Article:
A new reality is sinking in for the cruise business at Port Tampa Bay.
Port officials said Tuesday that they do not expect cruise ships to be back in Tampa until at least the fall, a shift from projections that one or more could return this spring.
The acknowledgment during a meeting of the port’s board of commissioners was not a surprise. Most lines have announced they were canceling voyages until fall, including Carnival Cruise Line, whose Paradise sails out of Tampa.
But as part of its 2021 budget passed last fall, the port had counted on at least one ship returning at 50 percent capacity by April, with dozens more coming over the summer. That translated into $1.8 million in anticipated revenue, give or take, depending on the start date.
Now the port will go back to its budgetary drawing board.
“At this point, it certainly doesn’t appear that we will see anything return to regular cruise activity until the fall,” said Wade Elliott, the port’s vice president of business development. “The crystal ball is such that vaccines, so many factors, could come into play there. We would hold out hope that we will still see some activity sooner rather than later, but it’s uncertain.”
Earlier this month, Mike Rubin, vice president of government affairs for the Florida Ports Council, told a state Senate transportation committee that Florida’s robust cruise industry could take another year to recover from the impact of the coronavirus pandemic.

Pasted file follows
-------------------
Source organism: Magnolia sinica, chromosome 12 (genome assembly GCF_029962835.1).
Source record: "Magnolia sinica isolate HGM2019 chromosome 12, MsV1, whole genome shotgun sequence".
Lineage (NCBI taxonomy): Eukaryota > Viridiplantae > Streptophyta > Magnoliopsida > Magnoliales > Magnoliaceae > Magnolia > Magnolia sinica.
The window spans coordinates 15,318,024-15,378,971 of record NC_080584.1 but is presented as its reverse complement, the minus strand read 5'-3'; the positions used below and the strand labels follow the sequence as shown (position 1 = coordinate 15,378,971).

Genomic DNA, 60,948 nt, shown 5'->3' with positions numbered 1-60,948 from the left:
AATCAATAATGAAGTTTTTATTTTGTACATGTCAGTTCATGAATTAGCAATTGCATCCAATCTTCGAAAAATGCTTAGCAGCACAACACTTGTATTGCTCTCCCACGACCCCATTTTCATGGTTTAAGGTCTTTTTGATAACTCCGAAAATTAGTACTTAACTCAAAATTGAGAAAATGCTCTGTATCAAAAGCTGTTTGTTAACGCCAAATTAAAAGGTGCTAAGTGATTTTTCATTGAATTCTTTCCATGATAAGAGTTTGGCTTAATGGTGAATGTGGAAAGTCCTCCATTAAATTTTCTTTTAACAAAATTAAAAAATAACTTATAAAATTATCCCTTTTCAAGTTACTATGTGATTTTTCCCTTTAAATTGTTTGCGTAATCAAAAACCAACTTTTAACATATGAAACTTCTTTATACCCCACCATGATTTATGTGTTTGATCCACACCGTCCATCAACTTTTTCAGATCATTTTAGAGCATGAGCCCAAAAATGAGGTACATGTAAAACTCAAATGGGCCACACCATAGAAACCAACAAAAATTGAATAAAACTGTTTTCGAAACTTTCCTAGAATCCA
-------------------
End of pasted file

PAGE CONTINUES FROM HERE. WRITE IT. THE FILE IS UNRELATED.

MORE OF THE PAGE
“It remains the only industry that’s still not allowed to operate in the United States, and that has a significant activity on Florida,” Rubin said.
President and CEO Paul Anderson said the port should re-evaluate its 2021 budget by removing any possibility of cruise revenue (as well as the expenses that go along with it). But he was heartened by the rest of the port’s business performance. From October to January, the port’s income was 9.1 percent above budget, thanks to stronger-than-expected revenues in areas like steel and cargo imports.
Before the cruise industry can reopen, the Centers for Disease Control and Prevention will likely require companies to run simulated cruises or test sailings with limited passengers and routes.
In Florida, that would probably happen from Miami or Port Canaveral, said Raul Alfonso, the port’s executive vice president and chief commercial officer. But Tampa might see some limited action from smaller ships — in which case the port might not want to abandon hope of any cruise revenue just yet.
“I think we have a couple of months,” Alfonso said. “Who’s to know that we’re not chosen by one of the cruise lines to do a trial cruise in the summer, if that happens?”